Title IX pioneer tells of bringing girls basketball to Portland

Nearly 50 years after teenaged Lucy Jane Bledsoe helped convince Portland leaders to create the first girls’ basketball league in Oregon, she returned to Ida B. Wells High, her alma mater, to mark Women’s History Month.

She lugged a dog-eared scrapbook. Inside were yellowed newspaper clippings and letters from half-a-century ago that document her fight to get the Portland Interscholastic League to field girls’ basketball teams. She and her allies won, and she went on to lead what was then called Wilson High to the first state championship.

Now an award-winning writer, Bledsoe used that story as the basis for her new young adult novel, “No Stopping Us Now.”

It’s all there in her scrapbook: A snippy letter from her high school’s then-athletic director, Bob McFarlane, calling her contention that male athletes were being given exclusive access to the gym for practices “totally and unequivocally preposterous and unfounded.” In a separate missive, McFarlane informed a then 16-year-old Bledsoe that her beef was not with the school’s athletic department, but with her fellow female classmates. To fix the problem, he told her, she should simply take it upon herself to “get more girls involved.”

Top brass at Portland Public Schools got their licks in too. In a December 1973 letter to Wilson’s then-principal Roy Malo, the district’s head of communications advised that the principal should “refute the girl and defend Wilson at the next meeting of your area committee.”

Unfortunately for McFarlane, Malo and the rest, the law was on Bledsoe’s side. Specifically, Title IX, passed in 1972, which outlawed gender-based discrimination in publicly-funded education programs and activities — including sports.

“The opposition, including from coaches and administration here at the high school was fierce,” Bledsoe told a schoolwide assembly at Wells on Wednesday. “One coach literally pushed me against a wall and told me I’d be sorry if I didn’t shut up. The principal told me I needed to be patient. Letters flew around the city and were published in The Oregonian calling me a liar. All I had said was that there was no basketball program for girls, and I wanted to play basketball.”

Bledsoe, who now lives in California, grew up in a large, athletic family in Portland and started pushing back against the status quo early. She lettered in tennis at Wilson, she said, and then tried to go to a meeting of the school’s lettermen’s club, even though girls weren’t allowed to join.

“I remember one fellow saying, ‘Well, it’s impossible for her to join, because it is the letter man’s club,’” she said. She wrote to the school’s administration to complain, which caught the eye of the school’s vice principal, who invited her to appear on stage at a downtown forum headlined by feminist pioneer Gloria Steinem.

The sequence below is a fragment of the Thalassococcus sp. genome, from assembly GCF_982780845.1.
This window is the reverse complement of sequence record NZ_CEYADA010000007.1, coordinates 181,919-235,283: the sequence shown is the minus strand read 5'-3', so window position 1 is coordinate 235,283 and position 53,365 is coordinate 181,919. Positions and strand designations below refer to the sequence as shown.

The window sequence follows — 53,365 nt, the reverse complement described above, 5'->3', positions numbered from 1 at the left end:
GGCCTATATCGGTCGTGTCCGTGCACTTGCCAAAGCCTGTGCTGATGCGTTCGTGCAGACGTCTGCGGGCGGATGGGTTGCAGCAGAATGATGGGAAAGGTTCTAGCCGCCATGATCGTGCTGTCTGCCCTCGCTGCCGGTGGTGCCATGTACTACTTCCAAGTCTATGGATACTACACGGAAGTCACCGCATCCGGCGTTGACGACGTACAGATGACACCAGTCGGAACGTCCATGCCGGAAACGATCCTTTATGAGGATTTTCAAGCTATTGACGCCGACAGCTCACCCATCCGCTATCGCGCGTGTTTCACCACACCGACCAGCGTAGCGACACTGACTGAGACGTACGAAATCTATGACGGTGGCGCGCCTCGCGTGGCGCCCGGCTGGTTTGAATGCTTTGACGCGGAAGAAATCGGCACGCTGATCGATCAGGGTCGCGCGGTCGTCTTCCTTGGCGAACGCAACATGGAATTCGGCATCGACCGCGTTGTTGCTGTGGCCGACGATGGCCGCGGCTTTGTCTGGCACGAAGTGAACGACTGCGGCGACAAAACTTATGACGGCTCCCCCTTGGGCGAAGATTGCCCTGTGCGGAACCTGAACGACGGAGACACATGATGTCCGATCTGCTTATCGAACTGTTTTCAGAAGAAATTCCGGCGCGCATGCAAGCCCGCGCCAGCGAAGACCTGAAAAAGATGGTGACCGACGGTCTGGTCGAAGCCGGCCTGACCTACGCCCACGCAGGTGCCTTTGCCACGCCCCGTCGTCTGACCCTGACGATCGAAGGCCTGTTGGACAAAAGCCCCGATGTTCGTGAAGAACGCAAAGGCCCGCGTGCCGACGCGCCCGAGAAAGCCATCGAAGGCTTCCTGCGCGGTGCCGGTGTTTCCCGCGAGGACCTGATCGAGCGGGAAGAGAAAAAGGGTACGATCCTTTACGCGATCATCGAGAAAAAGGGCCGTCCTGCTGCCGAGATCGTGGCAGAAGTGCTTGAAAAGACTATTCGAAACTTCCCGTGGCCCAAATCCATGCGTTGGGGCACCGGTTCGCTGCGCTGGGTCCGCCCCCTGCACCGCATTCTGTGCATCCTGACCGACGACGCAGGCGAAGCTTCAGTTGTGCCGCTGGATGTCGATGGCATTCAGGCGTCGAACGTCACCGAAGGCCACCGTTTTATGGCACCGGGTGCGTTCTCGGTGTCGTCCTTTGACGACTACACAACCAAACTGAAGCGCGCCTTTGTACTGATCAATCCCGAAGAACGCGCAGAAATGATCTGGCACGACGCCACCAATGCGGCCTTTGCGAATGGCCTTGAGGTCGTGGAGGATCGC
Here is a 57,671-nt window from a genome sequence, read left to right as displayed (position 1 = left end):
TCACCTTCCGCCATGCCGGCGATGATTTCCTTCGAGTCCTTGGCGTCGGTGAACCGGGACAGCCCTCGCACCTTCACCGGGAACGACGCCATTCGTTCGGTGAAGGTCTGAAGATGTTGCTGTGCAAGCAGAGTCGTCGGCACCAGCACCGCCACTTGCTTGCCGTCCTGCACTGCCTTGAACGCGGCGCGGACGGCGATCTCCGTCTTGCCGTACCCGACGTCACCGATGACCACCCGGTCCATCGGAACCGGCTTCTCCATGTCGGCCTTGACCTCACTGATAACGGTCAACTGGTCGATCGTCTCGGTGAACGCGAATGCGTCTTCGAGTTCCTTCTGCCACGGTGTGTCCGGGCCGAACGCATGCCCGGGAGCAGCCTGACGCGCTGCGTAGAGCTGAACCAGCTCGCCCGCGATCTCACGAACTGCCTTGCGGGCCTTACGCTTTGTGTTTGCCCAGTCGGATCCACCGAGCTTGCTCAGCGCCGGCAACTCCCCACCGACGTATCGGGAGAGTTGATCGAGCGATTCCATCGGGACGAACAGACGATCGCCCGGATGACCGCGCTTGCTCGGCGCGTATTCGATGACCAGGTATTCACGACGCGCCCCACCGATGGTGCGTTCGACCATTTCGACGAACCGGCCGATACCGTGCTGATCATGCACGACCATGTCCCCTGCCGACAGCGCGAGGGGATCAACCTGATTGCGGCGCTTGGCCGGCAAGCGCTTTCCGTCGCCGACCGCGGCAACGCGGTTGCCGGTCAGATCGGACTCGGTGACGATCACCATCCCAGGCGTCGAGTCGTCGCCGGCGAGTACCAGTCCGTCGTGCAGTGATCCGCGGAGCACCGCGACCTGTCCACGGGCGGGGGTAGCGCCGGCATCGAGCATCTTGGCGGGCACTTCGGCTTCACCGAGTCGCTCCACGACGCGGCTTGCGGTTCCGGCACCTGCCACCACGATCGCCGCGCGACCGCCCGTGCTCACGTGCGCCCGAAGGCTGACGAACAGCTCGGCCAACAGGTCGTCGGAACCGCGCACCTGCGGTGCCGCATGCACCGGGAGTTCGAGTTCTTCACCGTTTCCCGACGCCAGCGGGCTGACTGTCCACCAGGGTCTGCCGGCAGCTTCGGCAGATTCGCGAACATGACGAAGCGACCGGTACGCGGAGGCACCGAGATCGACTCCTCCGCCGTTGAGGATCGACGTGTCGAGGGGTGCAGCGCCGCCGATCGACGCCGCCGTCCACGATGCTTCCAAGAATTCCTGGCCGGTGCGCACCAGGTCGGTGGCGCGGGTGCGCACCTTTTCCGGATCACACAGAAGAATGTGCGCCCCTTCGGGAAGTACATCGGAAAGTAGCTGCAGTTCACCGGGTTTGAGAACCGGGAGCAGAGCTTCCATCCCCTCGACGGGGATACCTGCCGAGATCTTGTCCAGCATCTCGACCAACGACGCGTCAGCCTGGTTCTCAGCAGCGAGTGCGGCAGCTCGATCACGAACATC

“I was nervous, so I asked my mom what I should say,” Bledsoe recalled. “And she said, ‘Just tell them it’s okay to be a housewife.’ Because that’s how my mom felt! And of course, it is ok. So that’s the first thing that I said on that stage full of 3,000 feminists. There was just kind of this silence. And I was so embarrassed.”

But then another student in the audience stood up and started talking about how unfair it was that boys in her high school had so many more opportunities than girls. Bledsoe agreed and told the audience about her quest to form a basketball team. From there, her movement gained steam—she testified in front of the school board and at the Legislature in Salem.

A clipping from Lucy Jane Bledsoe’s scrapbook. This 1975 article from The Oregonian details her high school team’s triumphs at the PIL championship.

By her senior year in 1975, Wilson had a girls’ basketball team, and Bledsoe was a starter. When her team won the first Portland Interscholastic League championship in February, The Oregonian ran a picture of the team celebrating, arms raised in triumph, with Bledsoe at the center.

Bledsoe went on to play a few years of basketball in college and has since written nearly 20 books, for both adults and children.

Wells students said her story still resonates with them today. For example, the school, which is at the back of the line for high school renovations, has only one gym, and there’s plenty of jostling for practice time still, student athletes said.

Amari Savage, 15, a ninth-grade volleyball player at Wells, said that the school has only club volleyball for boys instead of a competition-level team. But still, the club team recently got new jerseys, she noted, while the girls’ team did not.

Amelia Brown, 15, a ninth grader at Wells who plays basketball, said, “I don’t feel like we have been treated unjustly, at least not at our school—I think they do a pretty good job of being cool about it. But, in general, with the WNBA, I feel like it is kind of crazy that they are not paid the same as the men and all that type of stuff. And I also think that women’s sports in general don’t get as much attention as men’s sports.”

—Julia Silverman, @jrlsilverman, jsilverman@oregonian.com

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